Posted by: AtlasMD

January 18, 2016

The Virtual Quality Myth. How DPC Changes the Game.


Quality seems good, right? Quality seems the like thing that we’re all after, right? Well, sort of! When it comes to EMRs, we’re on the right track. While the rest of the EMRs are tripping over themselves to comply with government regulations over quality, we’re able to pursue actual quality medicine above all.

It turns out that what has been a speculation for years (that government regulations distort quality by making overtesting and distortion of informed consent and overmedication – to name a few – a regular part of a doctor’s work day), has been proven to be a pervasive and perverse issue in the medical world, according to PLOS Medicine.

Virtual Quality Doesn’t Promote Health

This phenomenon is so common that it has a name — “virtual quality,” and it relates to the fact that applying rigid standards, regulations and “guidelines” might make sense statistically but they don’t actually apply to patients, and these rigid guidelines can actually produce harmful effects on patients. It seems counterproductive because it is. The whole point of guidelines should be to ensure a positive standard of practice, but the reality is that guidelines and PQRS’s actually reduce patient quality. According to Peter C. Cook, M.D.,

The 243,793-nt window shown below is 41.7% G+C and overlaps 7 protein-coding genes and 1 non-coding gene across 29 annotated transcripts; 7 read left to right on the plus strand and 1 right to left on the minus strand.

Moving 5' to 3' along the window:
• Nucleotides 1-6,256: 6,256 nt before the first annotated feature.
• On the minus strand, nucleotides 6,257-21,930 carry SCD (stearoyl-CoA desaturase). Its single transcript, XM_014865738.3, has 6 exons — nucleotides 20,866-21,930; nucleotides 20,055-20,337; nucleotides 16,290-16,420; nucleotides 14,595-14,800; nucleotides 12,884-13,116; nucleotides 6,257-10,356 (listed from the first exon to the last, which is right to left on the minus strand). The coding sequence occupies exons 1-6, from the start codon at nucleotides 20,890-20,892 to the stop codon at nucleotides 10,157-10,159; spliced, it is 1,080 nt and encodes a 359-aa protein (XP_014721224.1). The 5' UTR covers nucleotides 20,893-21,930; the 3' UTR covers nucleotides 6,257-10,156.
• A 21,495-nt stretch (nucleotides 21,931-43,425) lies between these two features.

The notion that PQRS promotes quality care rests on the flawed assumption that a bloated federal bureaucracy, CMS, can be nimble enough to produce quality measures that keep up with the rapidly evolving state of scientific evidence. Reality contradicts that assumption. Published reviews in JAMA have determined that ‘most guidelines become outdated after 5 years.’ (Medical Economics)

Return to True Quality Care

And if that wasn’t enough to make you change your mind, consider the study published in PLOS Medicine, Quality Care that Matters, which states that the “current quality measures should be abandoned.” Obviously “quality measures should reflect meaningful health outcomes. Surrogate measures do not satisfy this principle. Clinical trial results are often not attained in the real world, and there should be evidence that quality measures do, in fact, substantially improve health outcomes across various locales and practice settings.”

DPCs Make a Real Difference

While this is bad news for standard medicine, it’s good news to all of the doctors and patients who subscribe to DPC. We believe in actual quality, not virtual quality, and that’s more meaningful to us than “Meaningful Use” could ever be!

When you’re ready to take the next step in starting your DPC practice, take a look at our curriculum to see how you can get started.